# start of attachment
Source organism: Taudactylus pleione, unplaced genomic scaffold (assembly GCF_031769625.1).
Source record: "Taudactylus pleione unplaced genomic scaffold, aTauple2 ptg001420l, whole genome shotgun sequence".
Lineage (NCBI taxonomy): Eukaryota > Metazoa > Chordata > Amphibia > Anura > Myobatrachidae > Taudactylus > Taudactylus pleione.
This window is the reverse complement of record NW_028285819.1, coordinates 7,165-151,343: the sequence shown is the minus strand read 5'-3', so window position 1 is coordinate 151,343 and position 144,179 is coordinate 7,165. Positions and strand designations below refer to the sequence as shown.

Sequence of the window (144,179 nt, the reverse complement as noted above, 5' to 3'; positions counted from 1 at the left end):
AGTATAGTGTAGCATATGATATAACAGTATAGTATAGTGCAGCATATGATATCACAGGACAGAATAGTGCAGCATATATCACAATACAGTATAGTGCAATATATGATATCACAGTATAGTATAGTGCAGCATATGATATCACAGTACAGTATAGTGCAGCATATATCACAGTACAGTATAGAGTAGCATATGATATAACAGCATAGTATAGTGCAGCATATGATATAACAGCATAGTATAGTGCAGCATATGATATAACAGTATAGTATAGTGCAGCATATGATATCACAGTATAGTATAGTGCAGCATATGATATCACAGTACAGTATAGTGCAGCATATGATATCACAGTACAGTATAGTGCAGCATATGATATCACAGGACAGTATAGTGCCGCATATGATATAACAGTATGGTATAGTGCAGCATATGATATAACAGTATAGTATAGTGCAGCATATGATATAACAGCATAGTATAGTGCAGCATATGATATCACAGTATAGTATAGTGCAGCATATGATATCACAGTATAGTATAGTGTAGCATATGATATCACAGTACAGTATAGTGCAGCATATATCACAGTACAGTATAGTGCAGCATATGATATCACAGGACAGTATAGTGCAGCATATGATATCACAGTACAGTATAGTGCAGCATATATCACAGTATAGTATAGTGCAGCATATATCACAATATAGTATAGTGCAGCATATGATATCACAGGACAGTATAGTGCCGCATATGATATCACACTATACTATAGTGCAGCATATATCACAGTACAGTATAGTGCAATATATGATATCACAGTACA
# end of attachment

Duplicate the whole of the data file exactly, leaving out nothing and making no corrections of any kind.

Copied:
Source organism: Taudactylus pleione, unplaced genomic scaffold (assembly GCF_031769625.1).
Source record: "Taudactylus pleione unplaced genomic scaffold, aTauple2 ptg001420l, whole genome shotgun sequence".
Lineage (NCBI taxonomy): Eukaryota > Metazoa > Chordata > Amphibia > Anura > Myobatrachidae > Taudactylus > Taudactylus pleione.
This window is the reverse complement of record NW_028285819.1, coordinates 7,165-151,343: the sequence shown is the minus strand read 5'-3', so window position 1 is coordinate 151,343 and position 144,179 is coordinate 7,165. Positions and strand designations below refer to the sequence as shown.

Sequence of the window (144,179 nt, the reverse complement as noted above, 5' to 3'; positions counted from 1 at the left end):
AGTATAGTGTAGCATATGATATAACAGTATAGTATAGTGCAGCATATGATATCACAGGACAGAATAGTGCAGCATATATCACAATACAGTATAGTGCAATATATGATATCACAGTATAGTATAGTGCAGCATATGATATCACAGTACAGTATAGTGCAGCATATATCACAGTACAGTATAGAGTAGCATATGATATAACAGCATAGTATAGTGCAGCATATGATATAACAGCATAGTATAGTGCAGCATATGATATAACAGTATAGTATAGTGCAGCATATGATATCACAGTATAGTATAGTGCAGCATATGATATCACAGTACAGTATAGTGCAGCATATGATATCACAGTACAGTATAGTGCAGCATATGATATCACAGGACAGTATAGTGCCGCATATGATATAACAGTATGGTATAGTGCAGCATATGATATAACAGTATAGTATAGTGCAGCATATGATATAACAGCATAGTATAGTGCAGCATATGATATCACAGTATAGTATAGTGCAGCATATGATATCACAGTATAGTATAGTGTAGCATATGATATCACAGTACAGTATAGTGCAGCATATATCACAGTACAGTATAGTGCAGCATATGATATCACAGGACAGTATAGTGCAGCATATGATATCACAGTACAGTATAGTGCAGCATATATCACAGTATAGTATAGTGCAGCATATATCACAATATAGTATAGTGCAGCATATGATATCACAGGACAGTATAGTGCCGCATATGATATCACACTATACTATAGTGCAGCATATATCACAGTACAGTATAGTGCAATATATGATATCACAGTACA